REPORT TO ARMED SERVICES COMMITTEES. Section 734 of the National Defense Authorization Act for Fiscal Year 2018 (Public Law ) REPORT TO ARMED SERVICES COMMITTEES Section 734 of the National Defense Authorization Act for Fiscal Year 2018 (Public Law 115-91) Longitudinal Medical Study on Blast Pressure Exposure of Members of the

More information

38 USC 1712A. NB: This unofficial compilation of the U.S. Code is current as of Jan. 4, 2012 (see

38 USC 1712A. NB: This unofficial compilation of the U.S. Code is current as of Jan. 4, 2012 (see TITLE 38 - VETERANS BENEFITS PART II - GENERAL BENEFITS CHAPTER 17 - HOSPITAL, NURSING HOME, DOMICILIARY, AND MEDICAL CARE SUBCHAPTER II - HOSPITAL, NURSING HOME, OR DOMICILIARY CARE AND MEDICAL TREATMENT

More information

DoDNA WOUNDED, ILL, AND INJURED SENIOR OVERSIGHT COMMITTEE 4000 DEFENSE PENTAGON WASHINGTON, DC 20301

DoDNA WOUNDED, ILL, AND INJURED SENIOR OVERSIGHT COMMITTEE 4000 DEFENSE PENTAGON WASHINGTON, DC 20301 DoDNA WOUNDED, ILL, AND INJURED SENIOR OVERSIGHT COMMITTEE 4000 DEFENSE PENTAGON WASHINGTON, DC 20301 orc 1 0 2008 MEMORANDUM FOR SECRETARIES OF THE MILITARY DEPARTMENTS UNDERSECRETARY FOR HEALTH (VETERANS

More information

Analysis of VA Health Care Utilization Among US Global War on Terrorism (GWOT) Veterans

Analysis of VA Health Care Utilization Among US Global War on Terrorism (GWOT) Veterans Analysis of VA Health Care Utilization Among US Global War on Terrorism (GWOT) Veterans Operation Enduring Freedom Operation Iraqi Freedom VHA Office of Public Health and Environmental Hazards May 2008

More information

Review of the Defense Health Board s Combat Trauma Lessons Learned from Military Operations of Report. August 9, 2016

Review of the Defense Health Board s Combat Trauma Lessons Learned from Military Operations of Report. August 9, 2016 Review of the Defense Health Board s Combat Trauma Lessons Learned from Military Operations of 2001-2013 Report August 9, 2016 1 Problem Statement The survival rate of Service members injured in combat

More information

GAO DEFENSE HEALTH CARE. Implementation Issues for New TRICARE Contracts and Regional Structure

GAO DEFENSE HEALTH CARE. Implementation Issues for New TRICARE Contracts and Regional Structure GAO United States Government Accountability Office Report to the Committees on Armed Services, U.S. Senate and House of Representatives July 2005 DEFENSE HEALTH CARE Implementation Issues for New TRICARE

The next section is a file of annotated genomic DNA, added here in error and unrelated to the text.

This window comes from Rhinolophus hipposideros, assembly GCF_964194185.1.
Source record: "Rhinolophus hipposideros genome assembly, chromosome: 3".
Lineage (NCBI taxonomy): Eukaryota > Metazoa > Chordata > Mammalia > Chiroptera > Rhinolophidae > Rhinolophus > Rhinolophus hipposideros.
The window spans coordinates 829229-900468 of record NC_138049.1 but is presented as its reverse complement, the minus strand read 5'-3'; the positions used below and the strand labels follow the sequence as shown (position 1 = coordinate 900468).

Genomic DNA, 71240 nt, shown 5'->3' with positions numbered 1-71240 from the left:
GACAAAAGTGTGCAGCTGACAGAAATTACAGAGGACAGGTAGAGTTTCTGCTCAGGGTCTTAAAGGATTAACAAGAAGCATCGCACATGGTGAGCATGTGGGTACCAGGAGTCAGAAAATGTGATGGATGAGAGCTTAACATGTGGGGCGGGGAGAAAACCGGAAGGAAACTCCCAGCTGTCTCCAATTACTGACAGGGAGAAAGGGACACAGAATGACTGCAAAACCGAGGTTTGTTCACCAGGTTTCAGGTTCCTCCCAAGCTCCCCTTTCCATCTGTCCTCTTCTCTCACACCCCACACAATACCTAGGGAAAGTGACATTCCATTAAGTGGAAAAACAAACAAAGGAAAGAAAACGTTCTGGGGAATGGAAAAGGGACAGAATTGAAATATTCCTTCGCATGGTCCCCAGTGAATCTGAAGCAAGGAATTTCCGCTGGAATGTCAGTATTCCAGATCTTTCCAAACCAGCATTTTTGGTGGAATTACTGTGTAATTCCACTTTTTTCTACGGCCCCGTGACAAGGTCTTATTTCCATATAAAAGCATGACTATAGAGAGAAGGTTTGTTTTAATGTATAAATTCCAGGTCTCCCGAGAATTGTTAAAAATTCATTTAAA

More information

Defense Health Care Issues and Data

Defense Health Care Issues and Data INSTITUTE FOR DEFENSE ANALYSES Defense Health Care Issues and Data John E. Whitley June 2013 Approved for public release; distribution is unlimited. IDA Document NS D-4958 Log: H 13-000944 Copy INSTITUTE

More information

Department of Defense INSTRUCTION

Department of Defense INSTRUCTION Department of Defense INSTRUCTION NUMBER 6490.12 February 26, 2013 Incorporating Change 2, Effective January 25, 2017 USD(P&R) SUBJECT: Mental Health Assessments for Service Members Deployed in Connection

More information

Helping our Veterans and their families reclaim the life they put on hold.

Helping our Veterans and their families reclaim the life they put on hold. Helping our Veterans and their families reclaim the life they put on hold. JEANNIE CAMPBELL, MSW Executive Vice President, National Council and Retired Master Chief Petty Officer Jeannie Campbell serves

More information

DOD INSTRUCTION JOINT TRAUMA SYSTEM (JTS)

DOD INSTRUCTION JOINT TRAUMA SYSTEM (JTS) DOD INSTRUCTION 6040.47 JOINT TRAUMA SYSTEM (JTS) Originating Component: Office of the Under Secretary of Defense for Personnel and Readiness Effective: September 28, 2016 Releasability: Approved by: Cleared

More information

OFFICE OF THE UNDER SECRETARY OF 4000 DEFENSE PENTAGON

OFFICE OF THE UNDER SECRETARY OF 4000 DEFENSE PENTAGON OFFICE OF THE UNDER SECRETARY OF 4000 DEFENSE PENTAGON WASHINGTON, DC 20301-4000 DEFENSE PERSONNEL AND READINESS The Honorable Carl Levin Chairman, Committee on Armed Services United States Senate Washington,

More information

GAO SOCIAL SECURITY DISABILITY. Additional Outreach and Collaboration on Sharing Medical Records Would Improve Wounded Warriors Access to Benefits

GAO SOCIAL SECURITY DISABILITY. Additional Outreach and Collaboration on Sharing Medical Records Would Improve Wounded Warriors Access to Benefits GAO United States Government Accountability Office Report to the Subcommittee on Social Security, Committee on Ways and Means, House of Representatives September 2009 SOCIAL SECURITY DISABILITY Additional

More information

Department of Defense DIRECTIVE

Department of Defense DIRECTIVE Department of Defense DIRECTIVE NUMBER 6490.02E February 8, 2012 USD(P&R) SUBJECT: Comprehensive Health Surveillance References: See Enclosure 1 1. PURPOSE. This Directive: a. Reissues DoD Directive (DoDD)

More information

Evaluation of the Department of Veterans Affairs Mental Health Services

Evaluation of the Department of Veterans Affairs Mental Health Services Statement of Joy J. Ilem Deputy National Legislative Director Disabled American Veterans Before the Institute of Medicine of the National Academies Keck Center of the National Academies June 5, 2014, Public

More information

The reserve components of the armed forces are:

The reserve components of the armed forces are: TITLE 10 - ARMED FORCES Subtitle E - Reserve Components PART I - ORGANIZATION AND ADMINISTRATION CHAPTER 1003 - RESERVE COMPONENTS GENERALLY 10101. Reserve components named The reserve components of the

More information

Last Revised March 2017